Marissa Mayer's decision to end Yahoo's remote work program has ignited a debate about the benefits and pitfalls of letting people work from home. Now, Best Buy, another struggling giant, is following suit.
The Star Tribune reports that the company announced Monday that they were ending their Results Only Work Environment program (ROWE) where employees were evaluated only on results rather than time worked. Corporate employees could work when and wherever they wanted, as long as the job got done.
Now, Thomas Lee reports, the majority of workers will be required to work a standard 40 hour week, though managers have discretion to allow certain exceptions. T he policy applied only to corporate staff, not store employees.
Like at Yahoo, there's a new CEO in town, Hubert Joly, who is under immense pressure to turn the company around and reform a dysfunctional culture.
Though the timing will inevitably connect Mayer and Joly, the move looks like it has been in the works for some time. Joly told the Star Tribune that the ROWE program was "fundamentally flawed from a leadership standpoint" in an article that appeared on February 16.
Best Buy management gives the same justification Yahoo has, that they need everyone in the office as they try to turn the company around:
“It makes sense to consider not just what the results are but how the work gets done,” said Best Buy spokesman Matt Furman. “Bottom line, it’s ‘all hands on deck’ at Best Buy and that means having employees in the office as much as possible to collaborate and connect on ways to improve our business.”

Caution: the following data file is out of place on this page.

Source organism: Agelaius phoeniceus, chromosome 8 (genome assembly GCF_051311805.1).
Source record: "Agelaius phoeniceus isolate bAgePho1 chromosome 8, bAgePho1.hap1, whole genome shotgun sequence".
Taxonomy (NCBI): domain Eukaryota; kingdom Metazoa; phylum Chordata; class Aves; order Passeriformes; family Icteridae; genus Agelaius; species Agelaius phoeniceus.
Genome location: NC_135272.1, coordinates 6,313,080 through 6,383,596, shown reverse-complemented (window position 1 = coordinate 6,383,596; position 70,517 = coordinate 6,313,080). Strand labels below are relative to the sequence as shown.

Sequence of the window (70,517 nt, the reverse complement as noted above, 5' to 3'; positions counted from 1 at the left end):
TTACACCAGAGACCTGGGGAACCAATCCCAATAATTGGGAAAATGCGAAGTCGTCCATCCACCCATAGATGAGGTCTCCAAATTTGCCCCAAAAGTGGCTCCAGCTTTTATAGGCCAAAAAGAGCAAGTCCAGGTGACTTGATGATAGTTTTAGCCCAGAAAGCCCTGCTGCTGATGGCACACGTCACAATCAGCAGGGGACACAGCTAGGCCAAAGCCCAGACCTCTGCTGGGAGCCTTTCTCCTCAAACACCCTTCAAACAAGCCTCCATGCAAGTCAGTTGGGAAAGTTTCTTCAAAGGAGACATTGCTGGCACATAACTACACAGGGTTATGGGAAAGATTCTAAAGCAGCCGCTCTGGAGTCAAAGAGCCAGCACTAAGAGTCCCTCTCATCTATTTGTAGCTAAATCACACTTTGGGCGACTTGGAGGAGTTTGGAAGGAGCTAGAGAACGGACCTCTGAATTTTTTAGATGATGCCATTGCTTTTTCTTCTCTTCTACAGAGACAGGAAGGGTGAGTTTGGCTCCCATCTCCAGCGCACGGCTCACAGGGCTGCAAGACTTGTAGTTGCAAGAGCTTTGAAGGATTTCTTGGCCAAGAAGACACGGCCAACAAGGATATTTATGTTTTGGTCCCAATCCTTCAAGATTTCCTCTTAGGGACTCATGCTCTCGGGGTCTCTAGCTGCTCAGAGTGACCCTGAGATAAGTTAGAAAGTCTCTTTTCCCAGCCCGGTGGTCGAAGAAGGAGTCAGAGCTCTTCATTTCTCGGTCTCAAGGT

It may be an unintended consequence, but Joly's involved himself in a debate about flexible work as well. Best Buys' particularly liberal policy was heavily publicized in the past, and it's a big shift to do away with it entirely.
The two Best Buy employees who came up with the ROWE program in the first place, Cali Ressler and Jody Thompson, have since opened a consulting firm based on the practice. In a blog post on their website, they harshly criticized Joly's decision:
"When we heard the news, we weren't surprised; as new management came on board over the past few years - management that obviously favors managing schedules over managing performance - the stronghold of outdated thinking became the weed that choked the evolution of the most enviable, productive, attractive and globally-forward workforce of the future.
So we think it's unfortunate, if not downright silly, that Best Buy has made the decision to discontinue operating as a Results-Only Work Environment (ROWE) for corporate employees. They are sending a clear message that they are more concerned with having leadership excel at monitoring the hallways, rather than building a leadership team that excels at defining clear, measurable results, and holding people accountable for achieving those results. While we agree that Best Buy must take drastic measures to turn their business around, moving back to a 20th century, paternalistic 'command and control' environment is most certainly not the answer..."
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